A MOD­ERN ODYSSEY

Harry Buck­nall spends a grown-up gap year in Greece

The Weekend Australian - Travel - - Travel -

TAK­ING a gap year at 40 ini­tially did not seem like a sen­si­ble idea. I had a good busi­ness, a nice flat and ev­ery­thing was rel­a­tively rosy, so it still beats me why I chose to jeop­ar­dise it all. I sup­pose I should blame my cousin’s girl­friend, for it was she who largely put me up to it. Two years ago, over lunch on Mykonos, I blurted out that some­one should write a book about trav­el­ling around the Greek is­lands. Don’t know why I came up with the idea; I just did. But of course it seemed a ridicu­lous no­tion, re­ally; to­tally im­prac­ti­cal, so I thought noth­ing more about it and re­turned home.

Then, one Oc­to­ber evening, I scrib­bled an itin­er­ary, from Venice to Is­tan­bul — more a ro­man­tic ‘‘ what if’’ than any­thing else — and the more I doo­dled, the more the idea grew on me: 2000 is­lands, the Aegean and all that his­tory. It would be a mod­ern odyssey. A few months later the project had be­gun to con­sume my ev­ery wak­ing mo­ment and home seemed like a prison cell by com­par­i­son, dull and tire­some. I talked about it to friends and dis­cov­ered that far from be­ing de­risory, they were full of a furtive long­ing to come too.

One se­nior part­ner in a top pub­lic re­la­tions con­sul­tancy con­fided that were it not for school fees he would have joined me. So I be­gan to plan and to save in earnest.

The Greek is­lands were meant to be vis­ited by sea. Why else would the Greeks have placed a folly like the por­tal for the tem­ple of the Delian Apollo on a hillock over­look­ing Naxos har­bour? So it seemed right that I should be­gin my jour­ney on a boat. I left Venice on a ship bound for Crete, look­ing the Cam­panile straight in the eye.

Fer­ries come in all shapes, ages and sizes. My favourites were the old boats, belch­ing black smoke, reek­ing of diesel and held to­gether by paint and good­will; chaotic pas­sen­gers piled high like left lug­gage. The worst were the hy­dro­foils. Be­ing a pas­sen­ger on th­ese old Rus­sian ma­chines was a dis­ori­ent­ing ex­pe­ri­ence, like be­ing driven at speed in a tum­ble dryer with a large brick in it. At least they keep the sick­bag in­dus­try alive.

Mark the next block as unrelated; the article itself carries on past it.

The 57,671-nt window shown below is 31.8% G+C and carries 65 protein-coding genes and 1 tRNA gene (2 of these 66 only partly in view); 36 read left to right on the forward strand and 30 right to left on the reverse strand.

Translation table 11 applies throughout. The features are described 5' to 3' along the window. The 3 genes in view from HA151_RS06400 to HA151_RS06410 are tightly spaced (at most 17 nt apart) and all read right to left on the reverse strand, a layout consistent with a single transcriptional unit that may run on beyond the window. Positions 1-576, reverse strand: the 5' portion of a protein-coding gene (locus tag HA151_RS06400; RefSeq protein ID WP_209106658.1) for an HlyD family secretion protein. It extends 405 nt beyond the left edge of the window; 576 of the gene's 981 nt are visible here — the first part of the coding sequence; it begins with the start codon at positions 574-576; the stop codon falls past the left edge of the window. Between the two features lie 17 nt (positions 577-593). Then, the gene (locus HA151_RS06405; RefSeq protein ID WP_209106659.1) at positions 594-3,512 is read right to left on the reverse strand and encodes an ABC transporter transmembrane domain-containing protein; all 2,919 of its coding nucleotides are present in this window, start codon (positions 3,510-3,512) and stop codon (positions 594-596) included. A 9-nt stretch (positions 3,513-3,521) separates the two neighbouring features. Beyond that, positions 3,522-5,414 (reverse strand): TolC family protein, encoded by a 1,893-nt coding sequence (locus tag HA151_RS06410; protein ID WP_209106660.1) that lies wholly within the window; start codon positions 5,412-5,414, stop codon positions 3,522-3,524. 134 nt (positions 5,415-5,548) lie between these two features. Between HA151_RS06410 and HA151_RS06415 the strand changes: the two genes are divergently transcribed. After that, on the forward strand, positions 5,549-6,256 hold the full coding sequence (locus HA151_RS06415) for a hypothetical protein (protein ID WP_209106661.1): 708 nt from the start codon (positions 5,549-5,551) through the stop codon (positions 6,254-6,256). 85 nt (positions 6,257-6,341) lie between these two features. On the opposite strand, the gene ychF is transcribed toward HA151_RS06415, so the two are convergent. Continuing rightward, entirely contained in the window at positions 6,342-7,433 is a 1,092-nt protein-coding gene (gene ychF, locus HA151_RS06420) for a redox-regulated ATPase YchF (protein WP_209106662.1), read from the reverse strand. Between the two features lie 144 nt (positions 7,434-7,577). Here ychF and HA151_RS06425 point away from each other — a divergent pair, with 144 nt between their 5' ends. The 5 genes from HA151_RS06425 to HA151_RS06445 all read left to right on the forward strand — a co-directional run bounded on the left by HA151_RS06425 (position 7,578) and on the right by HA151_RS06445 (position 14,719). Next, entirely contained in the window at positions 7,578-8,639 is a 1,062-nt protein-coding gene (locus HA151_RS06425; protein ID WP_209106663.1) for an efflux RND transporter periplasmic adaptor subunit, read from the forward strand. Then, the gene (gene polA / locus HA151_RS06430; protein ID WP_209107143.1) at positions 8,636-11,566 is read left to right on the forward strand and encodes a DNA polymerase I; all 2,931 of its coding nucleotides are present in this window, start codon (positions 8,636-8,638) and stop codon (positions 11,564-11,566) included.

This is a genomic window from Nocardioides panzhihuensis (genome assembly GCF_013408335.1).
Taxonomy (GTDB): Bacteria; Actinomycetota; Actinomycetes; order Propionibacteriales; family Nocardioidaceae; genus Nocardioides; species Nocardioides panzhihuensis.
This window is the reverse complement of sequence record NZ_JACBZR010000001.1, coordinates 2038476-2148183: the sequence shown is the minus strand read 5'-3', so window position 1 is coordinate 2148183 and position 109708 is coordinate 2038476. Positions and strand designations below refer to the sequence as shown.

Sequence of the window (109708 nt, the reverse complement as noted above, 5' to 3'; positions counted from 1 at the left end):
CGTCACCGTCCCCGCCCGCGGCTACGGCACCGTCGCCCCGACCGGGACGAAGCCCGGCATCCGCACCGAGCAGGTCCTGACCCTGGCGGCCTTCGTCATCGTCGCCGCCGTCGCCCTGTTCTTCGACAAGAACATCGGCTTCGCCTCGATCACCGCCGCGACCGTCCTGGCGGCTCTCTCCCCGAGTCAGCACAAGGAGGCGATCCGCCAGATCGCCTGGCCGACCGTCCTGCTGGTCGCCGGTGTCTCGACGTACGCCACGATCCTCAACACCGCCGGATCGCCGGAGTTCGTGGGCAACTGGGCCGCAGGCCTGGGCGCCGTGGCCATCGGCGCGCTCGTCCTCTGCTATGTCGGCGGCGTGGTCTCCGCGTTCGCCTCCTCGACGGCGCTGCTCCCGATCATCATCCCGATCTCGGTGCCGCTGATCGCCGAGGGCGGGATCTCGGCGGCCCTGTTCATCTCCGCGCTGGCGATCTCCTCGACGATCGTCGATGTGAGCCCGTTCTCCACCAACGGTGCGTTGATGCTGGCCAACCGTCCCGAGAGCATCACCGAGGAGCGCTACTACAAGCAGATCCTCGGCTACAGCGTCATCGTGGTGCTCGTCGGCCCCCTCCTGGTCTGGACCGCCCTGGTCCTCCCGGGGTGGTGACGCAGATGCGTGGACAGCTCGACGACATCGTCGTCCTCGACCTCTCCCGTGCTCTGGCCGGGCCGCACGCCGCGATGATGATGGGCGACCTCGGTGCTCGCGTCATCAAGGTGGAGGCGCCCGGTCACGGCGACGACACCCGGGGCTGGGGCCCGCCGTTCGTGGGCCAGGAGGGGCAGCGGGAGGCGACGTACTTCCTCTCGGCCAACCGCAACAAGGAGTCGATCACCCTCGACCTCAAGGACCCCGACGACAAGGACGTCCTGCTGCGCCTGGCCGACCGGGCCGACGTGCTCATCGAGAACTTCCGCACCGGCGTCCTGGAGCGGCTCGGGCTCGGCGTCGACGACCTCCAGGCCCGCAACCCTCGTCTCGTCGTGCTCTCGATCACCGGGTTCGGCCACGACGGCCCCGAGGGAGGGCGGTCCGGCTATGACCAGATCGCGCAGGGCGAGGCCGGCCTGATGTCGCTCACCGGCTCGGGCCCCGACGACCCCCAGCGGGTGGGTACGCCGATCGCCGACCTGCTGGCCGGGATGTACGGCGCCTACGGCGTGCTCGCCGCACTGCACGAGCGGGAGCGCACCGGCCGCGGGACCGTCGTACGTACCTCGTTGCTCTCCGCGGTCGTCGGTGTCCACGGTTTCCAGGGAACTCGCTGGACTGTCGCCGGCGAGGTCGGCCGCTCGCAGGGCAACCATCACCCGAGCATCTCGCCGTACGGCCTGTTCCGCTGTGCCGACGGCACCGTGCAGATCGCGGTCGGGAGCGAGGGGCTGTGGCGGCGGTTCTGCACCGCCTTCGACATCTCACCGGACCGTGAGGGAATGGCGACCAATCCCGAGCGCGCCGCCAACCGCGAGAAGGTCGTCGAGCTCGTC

But the fer­ries were a piece of cake com­pared with the un­charted wa­ters of Greek travel agen­cies. You need a de­gree in ob­sti­nacy to get any­where with them and they pre­sented one of the big­gest chal­lenges of my year out.

Money was also a worry. Dur­ing my gap year at 19, I never had a bud­get — just a bag of money, a ticket and a hand­ful of ad­dresses — but this gap year was dif­fer­ent. This time, I didn’t want to slum it as com­pletely as I had done 20 years pre­vi­ously, so I con­fess that at times I treated my­self to the odd week some­where re­ally splen­did, such as Pan­deli’s Tav­erna on the is­land of Marathi, where I did noth­ing ex­cept swim, eat my­self stupid, drink ev­ery­thing in sight and sleep. And while I did my best to take buses, there was the oc­ca­sional ‘‘ Sod it, I’ll take a taxi.’’

The worst din­ner I had was on Symi, where I ate the best meal in Greece but was served by a waiter with the com­pas­sion of the Ad­dams fam­ily.

And the best? A plate of sausage and chips washed down with cold beer in the lit­tle har­bour of Neapoli, af­ter a shat­ter­ing 18-hour bus jour­ney.

What was my favourite place? I had favourites ev­ery­where: Ke­falo­nia with its im­pres­sive moun­tains, the mag­i­cal me­dieval walled city of Rhodes, the de­lights of Amor­gos, par­ty­ing on Mykonos and the tran­quil beauty of the monas­ter­ies of Mt Athos.

On Sky­ros, where Ru­pert Brooke is buried, I got caught in a land­slide.

On De­los, with its poorly la­belled piles of an­cient mar­ble and end­less stat­u­ary, there were so many tourists I worked out that it would be pos­si­ble to en­ter a build­ing on an English tour, lis­ten to the French group and leave with the Ital­ians. Swim­ming off Kythera, I was chased out of a cave by a monk seal.

At the end of my year, I was ready to come home. Was I changed? I don’t know, but I do think that I am now a more con­tented 40-year-old, rather than a 20-some­thing liv­ing in a body twice its age.

And what did I achieve? Well, a jour­ney that few have un­der­taken and that was the envy of ev­ery Greek to whom I spoke.

I vis­ited 36 is­lands and ev­ery is­land chain, not to men­tion the Greek main­land and Turkey, too.

I com­pleted a jour­ney of more than 7200km in 183 days, a to­tal of 314 hours con­tin­u­ous travel: 55 sea pas­sages on 32 fer­ries, three hy­dro­foils and one fish­ing caique, a sea­plane, one twin-prop air­craft, 11 buses, two trains, an open-top Land Rover and a duck-egg blue 1963 Mor­ris Ox­ford. The Spec­ta­tor

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www.theaus­tralian.com.au/travel/dd

Il­lus­tra­tion: John Tiede­mann

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